McCaffrey defended the media campaign, pointing out that sophisticated marketing approaches were more necessary than ever before in today's media environment. "The menu of social marketing activities... now includes media advocacy, interpersonal and group outreach programs, 'edu-tainment' initiatives, public/private and community partnerships, and the utilization of new media technologies like the Internet," said McCaffrey. McCaffrey demonstrated the media campaign by showing four 30-second commercials. Each commercial was based on the premise that more communication between children and parents decreases drug use.

Representative Bob Barr (R-GA) suggested that radio advertising might be more cost-effective than Internet chat lines, and expressed his strong wish to see McCaffrey himself as a celebrity spokesperson in those ads. McCaffrey responded that a 14-year-old is far more likely to be persuaded by another 14-year-old than by McCaffrey.

Barr also used the hearing as an opportunity to criticize President Clinton's veto of the FY 2000 District of Columbia Appropriations bill. The bill included a rider, sponsored by Barr, which would have blocked the implementation of a medical marijuana referendum overwhelmingly passed by District voters in 1998.

The only testimony of the day which called into question the effectiveness of the $185 million media campaign came from S. Shyam Sundar, an Assistant Professor and Director of the Media Effects Research Laboratory at Penn State University. Sundar's research indicates that youths who had been exposed to anti-drug ads were more likely to express curiosity about experimenting with drugs than those who had not seen the ads, because the ads increased their awareness of drugs. Sundar urged further research on the matter.

5. California Governor Misses the Point, Signs Watered Down Syringe Exchange Bill

California Governor Gray Davis, who earlier this year threatened to veto a bill that would have acknowledged the efficacy of syringe exchange programs and allowed them to operate legally throughout the state, signed into law Saturday (10/9) a watered down version of the bill. AB 136 will protect syringe exchange employees from prosecution, but only if the locality they serve has officially declared a public health emergency. Currently only the cities of Los Angeles, San Francisco, Santa Cruz and Berkeley, and Marin County have made such declarations, heretofore in defiance of state law. Exchanges operating in San Diego, Alameda County, and elsewhere in California must continue to operate under threat of the arrest of their employees and the closure of their programs, which often represent the strongest link between users and the health care system.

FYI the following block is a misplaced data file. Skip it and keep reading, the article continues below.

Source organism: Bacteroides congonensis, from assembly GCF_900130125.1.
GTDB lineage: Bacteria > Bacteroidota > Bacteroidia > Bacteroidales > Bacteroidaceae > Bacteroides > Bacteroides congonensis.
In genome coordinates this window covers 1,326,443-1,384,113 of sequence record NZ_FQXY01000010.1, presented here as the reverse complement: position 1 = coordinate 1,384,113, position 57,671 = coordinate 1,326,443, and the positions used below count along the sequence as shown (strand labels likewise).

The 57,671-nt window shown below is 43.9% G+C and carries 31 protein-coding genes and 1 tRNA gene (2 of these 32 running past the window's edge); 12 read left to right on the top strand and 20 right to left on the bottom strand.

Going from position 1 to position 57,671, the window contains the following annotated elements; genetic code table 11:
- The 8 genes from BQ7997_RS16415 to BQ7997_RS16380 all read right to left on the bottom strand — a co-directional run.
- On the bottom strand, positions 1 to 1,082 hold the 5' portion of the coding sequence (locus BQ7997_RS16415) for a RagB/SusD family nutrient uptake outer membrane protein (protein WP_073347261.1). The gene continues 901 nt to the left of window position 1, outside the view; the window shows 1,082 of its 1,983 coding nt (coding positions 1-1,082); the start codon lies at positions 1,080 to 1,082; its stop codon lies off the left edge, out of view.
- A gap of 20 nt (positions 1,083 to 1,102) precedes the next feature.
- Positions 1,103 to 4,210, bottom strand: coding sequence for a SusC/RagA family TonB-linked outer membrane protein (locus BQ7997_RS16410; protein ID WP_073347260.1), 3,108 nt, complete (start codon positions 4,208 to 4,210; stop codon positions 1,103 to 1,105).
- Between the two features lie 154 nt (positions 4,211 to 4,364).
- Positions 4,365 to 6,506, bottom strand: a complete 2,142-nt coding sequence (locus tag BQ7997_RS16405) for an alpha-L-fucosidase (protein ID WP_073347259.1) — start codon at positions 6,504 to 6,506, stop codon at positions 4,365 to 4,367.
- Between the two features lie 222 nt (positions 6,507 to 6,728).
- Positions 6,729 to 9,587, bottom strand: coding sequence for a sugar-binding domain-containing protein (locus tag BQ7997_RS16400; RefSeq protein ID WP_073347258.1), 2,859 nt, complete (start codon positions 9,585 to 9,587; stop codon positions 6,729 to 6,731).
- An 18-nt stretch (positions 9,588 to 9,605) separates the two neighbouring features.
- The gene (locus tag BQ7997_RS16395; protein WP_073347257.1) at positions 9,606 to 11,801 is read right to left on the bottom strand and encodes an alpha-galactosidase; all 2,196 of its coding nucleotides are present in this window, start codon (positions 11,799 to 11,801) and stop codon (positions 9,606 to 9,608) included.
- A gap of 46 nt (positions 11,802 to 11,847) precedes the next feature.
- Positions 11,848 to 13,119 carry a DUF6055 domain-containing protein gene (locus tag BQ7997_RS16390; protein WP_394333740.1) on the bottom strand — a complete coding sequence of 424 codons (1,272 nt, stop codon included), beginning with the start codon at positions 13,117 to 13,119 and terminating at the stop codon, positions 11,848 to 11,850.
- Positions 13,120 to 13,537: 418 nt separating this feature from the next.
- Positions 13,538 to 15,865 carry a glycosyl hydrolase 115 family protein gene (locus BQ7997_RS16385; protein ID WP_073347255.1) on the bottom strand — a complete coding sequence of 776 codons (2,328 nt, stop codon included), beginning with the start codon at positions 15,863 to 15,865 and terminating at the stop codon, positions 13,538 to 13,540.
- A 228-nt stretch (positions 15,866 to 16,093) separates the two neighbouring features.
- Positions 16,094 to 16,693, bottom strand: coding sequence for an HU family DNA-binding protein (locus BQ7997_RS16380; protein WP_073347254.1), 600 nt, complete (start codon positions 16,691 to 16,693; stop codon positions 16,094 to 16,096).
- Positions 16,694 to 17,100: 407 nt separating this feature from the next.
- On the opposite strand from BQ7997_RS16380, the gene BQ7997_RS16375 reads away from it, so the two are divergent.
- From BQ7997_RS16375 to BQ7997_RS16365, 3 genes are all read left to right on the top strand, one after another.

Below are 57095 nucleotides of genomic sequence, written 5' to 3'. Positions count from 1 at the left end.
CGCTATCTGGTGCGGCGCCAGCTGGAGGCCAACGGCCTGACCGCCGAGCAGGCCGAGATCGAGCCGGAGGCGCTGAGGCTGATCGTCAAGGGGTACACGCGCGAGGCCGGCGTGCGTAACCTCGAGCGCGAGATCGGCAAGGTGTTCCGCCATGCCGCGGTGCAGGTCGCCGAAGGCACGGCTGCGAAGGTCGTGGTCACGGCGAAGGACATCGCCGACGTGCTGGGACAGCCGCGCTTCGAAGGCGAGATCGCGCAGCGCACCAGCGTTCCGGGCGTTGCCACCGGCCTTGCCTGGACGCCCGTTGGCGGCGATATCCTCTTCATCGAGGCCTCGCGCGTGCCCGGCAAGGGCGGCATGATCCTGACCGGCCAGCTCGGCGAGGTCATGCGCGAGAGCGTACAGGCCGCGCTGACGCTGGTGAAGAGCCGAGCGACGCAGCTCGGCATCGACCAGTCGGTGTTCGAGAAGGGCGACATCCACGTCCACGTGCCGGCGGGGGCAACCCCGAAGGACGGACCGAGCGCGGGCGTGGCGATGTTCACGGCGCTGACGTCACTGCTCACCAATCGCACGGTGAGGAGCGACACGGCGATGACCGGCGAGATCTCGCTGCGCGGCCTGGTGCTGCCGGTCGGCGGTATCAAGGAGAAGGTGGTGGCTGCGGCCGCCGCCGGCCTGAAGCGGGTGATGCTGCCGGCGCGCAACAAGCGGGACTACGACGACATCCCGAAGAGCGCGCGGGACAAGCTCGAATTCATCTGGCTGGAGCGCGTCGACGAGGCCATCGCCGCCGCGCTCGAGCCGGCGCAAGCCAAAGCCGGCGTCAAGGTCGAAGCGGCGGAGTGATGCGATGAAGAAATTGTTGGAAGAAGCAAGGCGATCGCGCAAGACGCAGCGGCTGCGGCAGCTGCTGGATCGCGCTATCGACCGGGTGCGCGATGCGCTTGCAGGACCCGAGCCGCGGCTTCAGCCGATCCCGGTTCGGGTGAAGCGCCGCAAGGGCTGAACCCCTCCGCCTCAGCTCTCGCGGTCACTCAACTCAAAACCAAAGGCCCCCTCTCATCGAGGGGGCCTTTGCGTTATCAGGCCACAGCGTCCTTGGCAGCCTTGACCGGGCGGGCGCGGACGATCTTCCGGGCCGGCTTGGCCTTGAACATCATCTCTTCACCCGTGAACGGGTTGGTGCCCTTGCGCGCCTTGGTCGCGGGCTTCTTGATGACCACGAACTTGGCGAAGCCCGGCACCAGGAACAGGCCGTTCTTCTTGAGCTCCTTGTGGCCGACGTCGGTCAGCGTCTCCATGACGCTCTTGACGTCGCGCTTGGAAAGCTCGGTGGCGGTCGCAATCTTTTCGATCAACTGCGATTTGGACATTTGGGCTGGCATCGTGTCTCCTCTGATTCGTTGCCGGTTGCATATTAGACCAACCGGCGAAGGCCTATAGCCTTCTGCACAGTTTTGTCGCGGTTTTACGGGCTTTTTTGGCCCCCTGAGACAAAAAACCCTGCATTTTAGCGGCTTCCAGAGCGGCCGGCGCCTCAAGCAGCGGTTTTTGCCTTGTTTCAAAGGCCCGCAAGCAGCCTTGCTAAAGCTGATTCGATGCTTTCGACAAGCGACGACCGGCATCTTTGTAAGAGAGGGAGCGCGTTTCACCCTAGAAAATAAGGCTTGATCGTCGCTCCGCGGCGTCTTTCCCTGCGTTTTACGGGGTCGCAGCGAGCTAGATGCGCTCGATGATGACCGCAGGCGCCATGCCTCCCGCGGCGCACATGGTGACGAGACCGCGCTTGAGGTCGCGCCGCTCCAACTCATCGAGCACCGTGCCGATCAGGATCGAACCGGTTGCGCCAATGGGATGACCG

Also absent from the text of the law are findings of the efficacy of needle exchange, which were included in the bill Davis would have vetoed. Davis has said he did not want to "send the wrong message" by acknowledging that needle exchanges successfully stop or slow the spread of HIV/AIDS, Hepatitis C, and other blood-borne diseases among intravenous drug using populations. Dozens of national and international health organizations, including the World Health Organization and the American Medical Association, and hundreds of regional, state and local organizations have publicly endorsed syringe exchanges based upon research that demonstrates their efficacy.

By rejecting the first bill and signing a narrower one, Davis has followed the lead of the federal government, which tacitly acknowledges the effectiveness of syringe exchange yet forbids the spending of federal monies allocated for HIV/AIDS prevention on exchange programs. Harm reduction advocates are hopeful that some number of underground exchanges in California will now be able to convince their local governments to declare the requisite emergency and step into the half-light that Davis' new law affords. Many are concerned, however, that under this compromise legislation, others will continue to languish in the shadows.

For more information about needle exchange, visit DRCNet's Project SERO, Syringe Exchange Resources Online, at

6. Addicted AIDS Patient Kicked to Death by Vigilantes Following Community Anti-Drug Meeting

Dublin, Ireland: A frail and seriously ill AIDS patient, who was also an IV drug user, was punched and kicked to death by a pack of vigilantes who are now standing trial for manslaughter in Dublin Circuit Criminal Court. The attack followed a community anti-drug meeting in the Dolphin's Barn neighborhood.

A decision made at the meeting to "engage" with drug dealers in the area apparently led the group, including the meeting's chairman, to embark on an angry rampage.

The victim, 41 year-old Josie Dwyer, was punched, struck with hammers and batons and kicked repeatedly. He was declared dead at the scene.

The killing is reminiscent of several incidents in the United States in the past two years in which groups of young people describing themselves as "straight-edgers" have physically attacked persons for drinking, smoking cigarettes or using drugs.

Diana McCague, Director of the Chai Project Community Outreach Center in New Jersey, told The Week Online that politicians and policy-makers must look inward to their own responsibility in cases such as these.

"The drug war, like any war, ultimately hurts the most vulnerable and fragile people. The propaganda that is being fed by governments to people who are genuinely concerned about the problems of drugs tends to cause hysteria and frenzy, as can be seen in the Dublin case. Drug users have been demonized and stereotyped in an effort to justify policies that if inflicted upon any other class of non-violent people would never be tolerated."